Specialized neonatal care becoming the norm at WakeMed
Posted November 28, 2012
Raleigh, N.C. — All hospital intensive care units depend heavily on the best medical technology available when treating premature babies, but more and more, hospitals are aware that the loving care of parents can be just as important.
At WakeMed's Neonatal Intensive Care unit, the staff uses the Newborn Invidiualized Developmental Care and Assessment Program to make sure premature infants get the most from their doctors and parents during what often turns out to be extended stays in the hospital after birth.
WakeMed is the fourth hospital worldwide to earn NIDCAP certification, and it is a training center that teaches other hospitals how to implement specialized care principles into a neonatal intensive care environment.
"We use the NIDCAP principles of individualizing the care of the baby, toward the baby state, with the goal of better long-term outcomes," WakeMed neonatologist Dr. James Perciaccante said.
For Brittany and Brian Wilder, who welcomed their second child, Ethan, three months early in September, the specialized care was the perfect method to ease their fears about Ethan's health.
"More than anything, in the beginning, he was just fighting for survival," Brian Wilder said.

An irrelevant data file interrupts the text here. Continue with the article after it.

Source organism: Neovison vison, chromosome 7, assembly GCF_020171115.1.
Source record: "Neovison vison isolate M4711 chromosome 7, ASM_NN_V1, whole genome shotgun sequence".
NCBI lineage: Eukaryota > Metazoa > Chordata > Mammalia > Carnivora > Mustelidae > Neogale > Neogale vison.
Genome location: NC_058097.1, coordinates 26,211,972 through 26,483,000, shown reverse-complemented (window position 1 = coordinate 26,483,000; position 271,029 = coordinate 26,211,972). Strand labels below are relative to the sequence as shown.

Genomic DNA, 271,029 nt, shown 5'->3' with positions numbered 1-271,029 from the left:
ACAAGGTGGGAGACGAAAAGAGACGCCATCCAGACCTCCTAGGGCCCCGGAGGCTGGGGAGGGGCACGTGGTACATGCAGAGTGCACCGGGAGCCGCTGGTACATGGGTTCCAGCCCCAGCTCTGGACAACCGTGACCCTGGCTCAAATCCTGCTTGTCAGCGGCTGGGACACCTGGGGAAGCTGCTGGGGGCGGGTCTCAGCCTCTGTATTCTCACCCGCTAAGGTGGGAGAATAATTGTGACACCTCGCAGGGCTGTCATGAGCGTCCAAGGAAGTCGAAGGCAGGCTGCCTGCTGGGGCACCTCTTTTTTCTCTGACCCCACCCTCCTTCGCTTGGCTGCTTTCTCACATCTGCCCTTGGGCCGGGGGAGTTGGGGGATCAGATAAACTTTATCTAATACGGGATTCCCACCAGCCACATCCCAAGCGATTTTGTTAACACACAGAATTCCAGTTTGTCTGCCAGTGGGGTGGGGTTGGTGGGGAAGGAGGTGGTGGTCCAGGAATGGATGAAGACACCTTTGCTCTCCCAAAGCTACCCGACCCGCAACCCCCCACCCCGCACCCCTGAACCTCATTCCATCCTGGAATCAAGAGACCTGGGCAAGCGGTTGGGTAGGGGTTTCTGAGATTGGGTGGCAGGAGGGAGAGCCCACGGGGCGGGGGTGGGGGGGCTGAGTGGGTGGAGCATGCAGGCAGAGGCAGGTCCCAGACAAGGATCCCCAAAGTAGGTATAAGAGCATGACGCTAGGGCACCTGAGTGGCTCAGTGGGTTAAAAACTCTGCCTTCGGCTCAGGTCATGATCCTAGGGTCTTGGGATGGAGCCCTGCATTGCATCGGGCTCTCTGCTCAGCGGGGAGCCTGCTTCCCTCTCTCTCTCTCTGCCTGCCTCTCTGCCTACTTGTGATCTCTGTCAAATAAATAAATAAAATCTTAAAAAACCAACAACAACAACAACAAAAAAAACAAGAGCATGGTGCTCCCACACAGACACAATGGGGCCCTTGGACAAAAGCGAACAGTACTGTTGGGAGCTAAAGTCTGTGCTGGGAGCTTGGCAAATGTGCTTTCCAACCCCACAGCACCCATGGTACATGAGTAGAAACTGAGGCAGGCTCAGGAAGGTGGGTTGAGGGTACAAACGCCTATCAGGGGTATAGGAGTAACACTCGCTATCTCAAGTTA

Stressing the important of hands-on care, specifically "Kangaroo Care," WakeMed's staff has helped the Wilders learn to better care for Ethan.
"Kangaroo Care is when a mother or father holds a baby against their body, skin-to-skin," WakeMed pediatric developmental specialist Dr. James Helm said.
Skin-to-skin care can improve a baby's heart rate, blood oxygen level, weight gain and even the mother's breast-milk production.
"They are also more relaxed, they're sleeping the best," Helms said. "There's the feeling of safety and comfort."
Brittany Wilder has used the method since Ethan was born at 2 pounds, 5 ounces.
"He's supposed to be in the womb," she said. "If he's not in the womb, you know, you need to be around him. He needs to hear your voice."
The Wilders said they are looking forward to the day that all of Ethan's signs of improvement lead to them taking him home.
The results of the Kangaroo Care method are hard to argue with, according to WakeMed staff.
"The MRIs of the babies show better brain volume and the electroencephalography shows better function of the brain," Perciaccante said.
To help provide more family-centered care, WakeMed is preparing to expand its neonatal care into larger, private rooms where a parent or both parents can stay overnight.